Ramsey County attorney candidates challenge each other's experienceby Jessica Mador, Minnesota Public Radio
St. Paul, Minn. — Whoever wins the race for Ramsey County attorney in November will oversee a budget of about $38 million and several hundred employees.
Current Ramsey County Attorney Susan Gaertner is stepping down after 16 years.
Outside a recent Hamline Law School debate, candidates John Choi and David Schultz strove to outline their differences.
Schultz emphasized his courtroom experience. "Unlike John, I have personally handled criminal cases, I have made the decision to charge somebody with a felony for which they would face significant prison time," he said.
Schultz's career includes a stint with the Minnesota attorney general's office, and work with a large Minneapolis law firm.
For his part, Choi touts his four-years as St. Paul's city attorney, where he emphasized diversion programs for low-level offenders and other criminal justice programs.
"I have achieved great outcomes and I have transformed a public law agency," he said. "I've improved public safety results in St. Paul."
Choi says his management skills and experience as the city's chief prosecutor make him best qualified for the job.
Schultz has taken shots at his opponent for accepting the Democratic party endorsement. He also criticizes Choi for his role in the Republican National Convention two years ago, when Choi's office handled 672 arrest cases brought by police. The vast majority of the cases didn't result in charges.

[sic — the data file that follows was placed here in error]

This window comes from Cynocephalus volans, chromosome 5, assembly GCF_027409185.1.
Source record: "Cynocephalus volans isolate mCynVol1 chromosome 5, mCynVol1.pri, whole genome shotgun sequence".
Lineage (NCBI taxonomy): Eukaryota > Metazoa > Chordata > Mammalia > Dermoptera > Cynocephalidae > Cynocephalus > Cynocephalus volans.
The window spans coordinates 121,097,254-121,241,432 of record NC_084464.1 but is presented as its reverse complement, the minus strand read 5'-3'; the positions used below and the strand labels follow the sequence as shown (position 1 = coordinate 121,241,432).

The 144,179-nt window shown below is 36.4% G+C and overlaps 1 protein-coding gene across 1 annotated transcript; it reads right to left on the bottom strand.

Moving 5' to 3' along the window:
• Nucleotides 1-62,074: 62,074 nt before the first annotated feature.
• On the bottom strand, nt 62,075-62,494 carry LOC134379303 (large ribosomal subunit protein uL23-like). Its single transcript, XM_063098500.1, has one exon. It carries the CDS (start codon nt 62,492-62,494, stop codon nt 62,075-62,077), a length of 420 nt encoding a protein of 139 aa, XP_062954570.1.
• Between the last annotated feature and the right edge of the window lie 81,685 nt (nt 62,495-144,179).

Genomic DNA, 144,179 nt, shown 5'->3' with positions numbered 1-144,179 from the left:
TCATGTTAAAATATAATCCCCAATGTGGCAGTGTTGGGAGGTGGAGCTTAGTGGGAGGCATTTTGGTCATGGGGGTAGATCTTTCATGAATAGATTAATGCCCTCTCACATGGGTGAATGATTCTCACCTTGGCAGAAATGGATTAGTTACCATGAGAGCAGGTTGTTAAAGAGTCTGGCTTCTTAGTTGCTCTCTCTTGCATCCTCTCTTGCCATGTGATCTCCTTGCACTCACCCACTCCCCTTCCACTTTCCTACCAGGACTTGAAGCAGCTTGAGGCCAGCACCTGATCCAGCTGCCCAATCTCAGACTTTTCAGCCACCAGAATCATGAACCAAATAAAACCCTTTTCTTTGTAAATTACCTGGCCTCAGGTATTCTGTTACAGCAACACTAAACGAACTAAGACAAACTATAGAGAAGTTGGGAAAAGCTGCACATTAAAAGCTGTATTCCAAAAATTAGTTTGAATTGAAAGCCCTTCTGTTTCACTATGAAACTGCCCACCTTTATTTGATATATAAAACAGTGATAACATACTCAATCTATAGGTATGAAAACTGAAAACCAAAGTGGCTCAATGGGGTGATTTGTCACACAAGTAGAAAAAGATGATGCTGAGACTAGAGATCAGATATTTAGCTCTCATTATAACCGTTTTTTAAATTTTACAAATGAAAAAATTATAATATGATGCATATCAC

Schultz said if another convention comes to town -- as Minneapolis hopes to do with the Democratic National Convention in 2012 -- he'd do things differently.
"I would want us to evaluate the cases in the same manner that we would evaluate any other case: is there evidence to prosecute?" he said. "If so, we'll charge and move forward and we will charge. And if not, then we won't."
Choi said his office could not find enough probable cause to bring most of the RNC cases to trial.
The Ramsey County Attorney prosecutes juvenile criminal and adult felony cases, including domestic abuse as well as gang and gun cases.
The chief prosecutor represents the county in civil cases and enforces matters such as child support, restitution and child protection. The office also helps set crime policy and makes recommendations on sentencing.
County Attorney races to watch
John Kingrey, Executive Director of the Minnesota County Attorneys Association, notes that in addition to the Ramsey County attorney's race, he's watching several other high-profile county attorney races around the state:
- In Kandiyohi County: Jennifer "Jenna" Fischer v. Boyd Beccue
- In Winona County: Karin Sonneman v. Kevin O'Laughlin
- In St. Louis County: Melanie Ford v. Mark Rubin
- In Clearwater County: Richard Mollin v. Jeanine Brand
- In Hubbard County: Nathaniel Welte v. Don Dearstyne
In one recent high-profile case, Ramsey County attorney Susan Gaertner dropped charges against Koua Fong Lee.
The St. Paul man was serving an eight-year sentence for a car crash that killed three people in 2006. Lee, 32, was convicted of criminal vehicular homicide despite insisting he did everything he could to stop the car before the crash.
The accident, involving a 1996 Toyota Camry, got a new look following widely publicized problems with sudden acceleration in newer model Toyotas.
After four days in court, a judge ruled Lee should get a new trial. And just after the judge announced her decision, Gaertner said she would not appeal or seek to retry Lee's case.
Schultz said he doesn't have any reason to second guess Gaertner's handling of the Lee case.
He said he'd consider bringing new charges against Lee only if new evidence emerged.
Choi also said he doubted there would be new evidence to recharge Lee.
Choi called the Lee case a "miscarriage of justice."
"When you don't have the evidence to move forward in a case then the right thing to do and what prosecutors should always be doing is to dismiss the case -- that is your ethical charge," he said. "You are a minister of justice."
Susan Gaertner -- the first woman to serve as Ramsey County attorney -- said she doesn't plan to endorse either of her two potential replacements.